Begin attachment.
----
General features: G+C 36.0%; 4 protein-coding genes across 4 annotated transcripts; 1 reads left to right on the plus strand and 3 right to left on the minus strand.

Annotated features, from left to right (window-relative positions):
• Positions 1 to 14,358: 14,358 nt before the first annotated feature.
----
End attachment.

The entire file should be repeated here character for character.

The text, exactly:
General features: G+C 36.0%; 4 protein-coding genes across 4 annotated transcripts; 1 reads left to right on the plus strand and 3 right to left on the minus strand.

Annotated features, from left to right (window-relative positions):
• Positions 1 to 14,358: 14,358 nt before the first annotated feature.